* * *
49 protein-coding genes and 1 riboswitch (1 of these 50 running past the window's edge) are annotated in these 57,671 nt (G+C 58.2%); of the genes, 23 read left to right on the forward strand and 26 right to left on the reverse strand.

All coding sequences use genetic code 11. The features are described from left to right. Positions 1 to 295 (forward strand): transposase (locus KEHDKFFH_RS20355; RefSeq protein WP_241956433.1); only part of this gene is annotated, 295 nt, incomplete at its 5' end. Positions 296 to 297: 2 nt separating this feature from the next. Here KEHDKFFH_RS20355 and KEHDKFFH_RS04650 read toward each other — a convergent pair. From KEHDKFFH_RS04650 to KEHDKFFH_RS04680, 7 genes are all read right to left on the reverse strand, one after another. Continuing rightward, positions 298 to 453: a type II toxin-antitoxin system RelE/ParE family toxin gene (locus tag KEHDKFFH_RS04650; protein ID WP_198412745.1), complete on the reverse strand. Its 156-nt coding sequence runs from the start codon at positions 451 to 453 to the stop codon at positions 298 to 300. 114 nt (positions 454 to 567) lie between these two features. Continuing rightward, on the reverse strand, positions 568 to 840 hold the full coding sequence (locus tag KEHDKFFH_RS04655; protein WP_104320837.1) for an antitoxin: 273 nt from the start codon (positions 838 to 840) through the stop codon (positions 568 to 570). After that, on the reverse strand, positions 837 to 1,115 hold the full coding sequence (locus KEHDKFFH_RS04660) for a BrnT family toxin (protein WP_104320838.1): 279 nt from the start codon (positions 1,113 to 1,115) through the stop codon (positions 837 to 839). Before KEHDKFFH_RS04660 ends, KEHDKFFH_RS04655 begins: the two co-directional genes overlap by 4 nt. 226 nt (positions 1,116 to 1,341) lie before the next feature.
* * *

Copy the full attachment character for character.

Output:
49 protein-coding genes and 1 riboswitch (1 of these 50 running past the window's edge) are annotated in these 57,671 nt (G+C 58.2%); of the genes, 23 read left to right on the forward strand and 26 right to left on the reverse strand.

All coding sequences use genetic code 11. The features are described from left to right. Positions 1 to 295 (forward strand): transposase (locus KEHDKFFH_RS20355; RefSeq protein WP_241956433.1); only part of this gene is annotated, 295 nt, incomplete at its 5' end. Positions 296 to 297: 2 nt separating this feature from the next. Here KEHDKFFH_RS20355 and KEHDKFFH_RS04650 read toward each other — a convergent pair. From KEHDKFFH_RS04650 to KEHDKFFH_RS04680, 7 genes are all read right to left on the reverse strand, one after another. Continuing rightward, positions 298 to 453: a type II toxin-antitoxin system RelE/ParE family toxin gene (locus tag KEHDKFFH_RS04650; protein ID WP_198412745.1), complete on the reverse strand. Its 156-nt coding sequence runs from the start codon at positions 451 to 453 to the stop codon at positions 298 to 300. 114 nt (positions 454 to 567) lie between these two features. Continuing rightward, on the reverse strand, positions 568 to 840 hold the full coding sequence (locus tag KEHDKFFH_RS04655; protein WP_104320837.1) for an antitoxin: 273 nt from the start codon (positions 838 to 840) through the stop codon (positions 568 to 570). After that, on the reverse strand, positions 837 to 1,115 hold the full coding sequence (locus KEHDKFFH_RS04660) for a BrnT family toxin (protein WP_104320838.1): 279 nt from the start codon (positions 1,113 to 1,115) through the stop codon (positions 837 to 839). Before KEHDKFFH_RS04660 ends, KEHDKFFH_RS04655 begins: the two co-directional genes overlap by 4 nt. 226 nt (positions 1,116 to 1,341) lie before the next feature.